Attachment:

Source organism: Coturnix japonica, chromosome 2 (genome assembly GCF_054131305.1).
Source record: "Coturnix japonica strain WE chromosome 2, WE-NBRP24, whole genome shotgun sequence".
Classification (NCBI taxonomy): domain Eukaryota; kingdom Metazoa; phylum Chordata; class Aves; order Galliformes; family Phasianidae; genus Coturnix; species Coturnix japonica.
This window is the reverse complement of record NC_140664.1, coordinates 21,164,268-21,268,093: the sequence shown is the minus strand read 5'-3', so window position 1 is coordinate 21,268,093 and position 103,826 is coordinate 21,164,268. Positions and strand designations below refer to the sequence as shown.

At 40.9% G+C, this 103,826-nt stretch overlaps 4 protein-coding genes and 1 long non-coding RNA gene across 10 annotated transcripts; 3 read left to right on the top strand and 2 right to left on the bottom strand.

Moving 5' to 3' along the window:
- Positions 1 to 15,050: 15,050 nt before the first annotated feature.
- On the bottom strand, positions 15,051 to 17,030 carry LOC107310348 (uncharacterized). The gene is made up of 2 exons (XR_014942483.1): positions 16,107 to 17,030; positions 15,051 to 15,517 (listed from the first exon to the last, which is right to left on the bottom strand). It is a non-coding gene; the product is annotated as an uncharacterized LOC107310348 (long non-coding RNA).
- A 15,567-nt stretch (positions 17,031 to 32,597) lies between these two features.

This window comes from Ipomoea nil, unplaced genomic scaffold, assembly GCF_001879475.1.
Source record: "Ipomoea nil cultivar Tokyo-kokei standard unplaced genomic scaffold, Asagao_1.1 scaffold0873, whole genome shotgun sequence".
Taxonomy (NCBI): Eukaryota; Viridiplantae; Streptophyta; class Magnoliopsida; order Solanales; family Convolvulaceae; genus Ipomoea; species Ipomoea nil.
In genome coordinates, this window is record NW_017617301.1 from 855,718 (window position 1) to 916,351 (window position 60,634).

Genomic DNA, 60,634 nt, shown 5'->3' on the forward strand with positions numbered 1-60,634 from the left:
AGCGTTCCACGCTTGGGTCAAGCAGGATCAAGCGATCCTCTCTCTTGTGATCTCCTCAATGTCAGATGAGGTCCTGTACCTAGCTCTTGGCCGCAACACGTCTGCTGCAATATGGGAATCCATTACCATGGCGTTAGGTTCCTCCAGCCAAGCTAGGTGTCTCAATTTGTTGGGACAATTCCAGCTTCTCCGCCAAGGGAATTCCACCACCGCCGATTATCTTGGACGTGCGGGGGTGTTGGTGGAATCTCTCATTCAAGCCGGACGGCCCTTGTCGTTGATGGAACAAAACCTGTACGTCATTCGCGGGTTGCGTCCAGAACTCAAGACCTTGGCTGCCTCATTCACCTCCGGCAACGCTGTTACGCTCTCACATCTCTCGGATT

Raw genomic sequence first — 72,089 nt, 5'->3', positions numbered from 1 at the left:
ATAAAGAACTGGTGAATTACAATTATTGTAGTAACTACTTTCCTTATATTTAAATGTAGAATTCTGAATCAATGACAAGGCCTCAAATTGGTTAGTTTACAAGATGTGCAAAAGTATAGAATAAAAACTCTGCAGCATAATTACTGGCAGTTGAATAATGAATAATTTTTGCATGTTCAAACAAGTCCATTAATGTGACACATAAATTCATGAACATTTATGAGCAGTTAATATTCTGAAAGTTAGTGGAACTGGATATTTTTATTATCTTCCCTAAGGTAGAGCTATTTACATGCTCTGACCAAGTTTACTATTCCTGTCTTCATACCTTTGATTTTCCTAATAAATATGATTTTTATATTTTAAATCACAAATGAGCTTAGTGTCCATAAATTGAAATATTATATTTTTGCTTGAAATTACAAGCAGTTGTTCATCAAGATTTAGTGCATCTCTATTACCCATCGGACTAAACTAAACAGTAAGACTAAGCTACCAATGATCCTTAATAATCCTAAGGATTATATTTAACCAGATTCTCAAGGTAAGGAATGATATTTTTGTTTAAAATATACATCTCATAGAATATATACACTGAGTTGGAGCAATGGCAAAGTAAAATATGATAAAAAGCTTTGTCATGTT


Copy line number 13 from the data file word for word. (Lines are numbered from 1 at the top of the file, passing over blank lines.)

In genome coordinates, this window is record NW_017617301.1 from 855,718 (window position 1) to 916,351 (window position 60,634).